3. It is my view, and I am sure that of others, that the “favourable chance of success” was wholly predicated on the council being able to bring unlimited public funds to bear in dealing with Mr McMillan’s case. I consider that this factor alone allowed officers to a) ignore his concerns for many years (I call this management failure) and b) grind him down by spinning the case out to increase his costs and ours. He, of course, was paying his own costs whereas we were using the public’s funds. That is the reason there may have been a “favourable chance of success”.
  4. My last point is related. I’ve always had a simple maxim about the use of public funds. That is: would I do this if I was using my own funds?  You can bet your last penny that had this been the thought at the forefront of officers’ minds, they would never have allowed it to even get to a formal claim.

The behaviour here at all levels, right up to and including the former chief executive, was utterly disgraceful and there is not a single council tax payer in Argyll & Bute who, if they knew the facts, would think otherwise.

Cllr Bruce Marshall chipped in too, as follows:

I have been acquainted with this issue going way back to I am sure it must be about 2006 or 7 and have always thought that Mr McMillan was being badly done to by the Council and that there appeared to be some sort of vendetta being perpetrated against him for some reason or other.   The time and effort put in by senior and junior officers of the Council over that long period must have been immense.

I replied saying:

You’re right Bruce and much of this well predates my time as a councillor. It’s time to give you this little gem which came from the email archives via an FOI by either Mr McMillan or his solicitor. It kind of says it all really.

The harbour board is supposed to be the decision making body but here we have an officer saying councillors will be told what to do. This appears to make this officer think that banning a customer’s vessel from the harbour is worthy of a nice bottle of wine. Vendetta? What vendetta?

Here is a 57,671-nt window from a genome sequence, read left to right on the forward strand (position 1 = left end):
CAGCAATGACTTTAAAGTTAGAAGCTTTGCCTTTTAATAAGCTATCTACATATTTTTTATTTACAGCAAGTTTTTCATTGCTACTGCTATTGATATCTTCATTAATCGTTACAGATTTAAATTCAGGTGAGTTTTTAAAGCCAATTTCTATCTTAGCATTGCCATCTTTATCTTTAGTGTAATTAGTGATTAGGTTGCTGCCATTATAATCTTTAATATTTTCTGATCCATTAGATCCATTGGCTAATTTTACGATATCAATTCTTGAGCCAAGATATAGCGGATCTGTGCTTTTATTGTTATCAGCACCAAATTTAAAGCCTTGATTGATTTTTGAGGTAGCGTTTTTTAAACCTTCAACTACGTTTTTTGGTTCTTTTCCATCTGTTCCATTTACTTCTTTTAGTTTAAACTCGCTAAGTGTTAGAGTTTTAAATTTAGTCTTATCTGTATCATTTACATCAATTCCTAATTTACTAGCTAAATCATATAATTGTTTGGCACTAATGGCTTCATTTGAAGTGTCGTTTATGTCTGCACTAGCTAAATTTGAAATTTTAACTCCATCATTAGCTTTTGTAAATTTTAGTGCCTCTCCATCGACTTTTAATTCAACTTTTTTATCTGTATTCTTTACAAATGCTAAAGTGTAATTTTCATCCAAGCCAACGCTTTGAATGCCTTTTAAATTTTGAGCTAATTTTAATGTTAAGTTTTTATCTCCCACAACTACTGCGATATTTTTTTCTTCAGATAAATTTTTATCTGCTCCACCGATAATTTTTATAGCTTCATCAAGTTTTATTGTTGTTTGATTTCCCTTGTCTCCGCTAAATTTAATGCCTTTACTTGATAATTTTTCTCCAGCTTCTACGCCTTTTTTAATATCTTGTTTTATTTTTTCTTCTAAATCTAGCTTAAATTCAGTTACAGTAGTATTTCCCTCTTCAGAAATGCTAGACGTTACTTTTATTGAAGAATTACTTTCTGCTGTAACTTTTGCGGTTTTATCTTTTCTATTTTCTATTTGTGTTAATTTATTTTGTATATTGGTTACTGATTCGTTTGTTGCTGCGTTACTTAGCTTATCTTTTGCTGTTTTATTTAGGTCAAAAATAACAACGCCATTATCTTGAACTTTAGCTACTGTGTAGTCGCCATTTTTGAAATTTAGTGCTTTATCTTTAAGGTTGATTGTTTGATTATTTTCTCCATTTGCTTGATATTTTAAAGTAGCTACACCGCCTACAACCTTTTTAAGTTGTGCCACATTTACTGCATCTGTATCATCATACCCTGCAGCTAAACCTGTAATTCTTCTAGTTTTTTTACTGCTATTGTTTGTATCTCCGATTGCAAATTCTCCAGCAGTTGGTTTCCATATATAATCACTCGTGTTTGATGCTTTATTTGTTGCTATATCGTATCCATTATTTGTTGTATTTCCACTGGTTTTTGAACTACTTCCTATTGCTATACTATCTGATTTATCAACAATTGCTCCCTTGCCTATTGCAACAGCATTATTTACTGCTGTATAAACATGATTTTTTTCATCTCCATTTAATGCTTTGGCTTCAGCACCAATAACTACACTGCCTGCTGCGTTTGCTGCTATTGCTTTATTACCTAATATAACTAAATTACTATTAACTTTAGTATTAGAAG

Trebles all round as Private Eye might say. I am sure this would qualify for insertion in their Rotten Boroughs page.

The little gem referred to was this:


There was further correspondence on this, all of which had Audit Scotland copied in. As of today, there has been no response from Audit Scotland.




  1. Michael. Having read all that you’ve provided I wonder what happened at the very beginning to kick-off this pathetic attitude of a council employee (Rothesay Harbour Master) towards a fee paying customer of Argyll (Mr. McMillon). Enjoy this fantastic weather. Alistair

    1. This whole thing is a disgrace and an insult to the people of Argyll & Bute, who do these people think they are? They are there to provide a service to the public, and in the best interests of the public (officers and councillors) not to play political and personal games with people’s lives and livelihoods. What else has transpired behind closed doors before you started to unpick some of the locks, let us hope that there is a new dawn come the council elections. Biggest issue I fear is people may think there is no point in fighting the system as the (old guard) majority will continue to suit themselves and work against the best interests of the people of Argyll & Bute so will not stand for election.
      More power to your elbow Mike and let’s hope you are re-elected in the forthcoming election.

      1. It is a disgrace. What’s worse is the attitude of certain councillors who knew what was going on. Walsh, Scoullar and E Morton all knew but instead of using their positions to stop it, they tried to stop me from trying to stop it. They are every bit as guilty, if not more so. And then we had MacNaughton and McQueen. They probably knew. The stinking cesspit has its bacteria increased by councillor connivance with the perpetrators.

  2. This kind of behaviour is far from limited to this case. We need new officers in senior roles and we, the people, must elect new councillors who do their jobs i.e. councillors who ask questions and help their constituents….only then will we see improvement for the local population.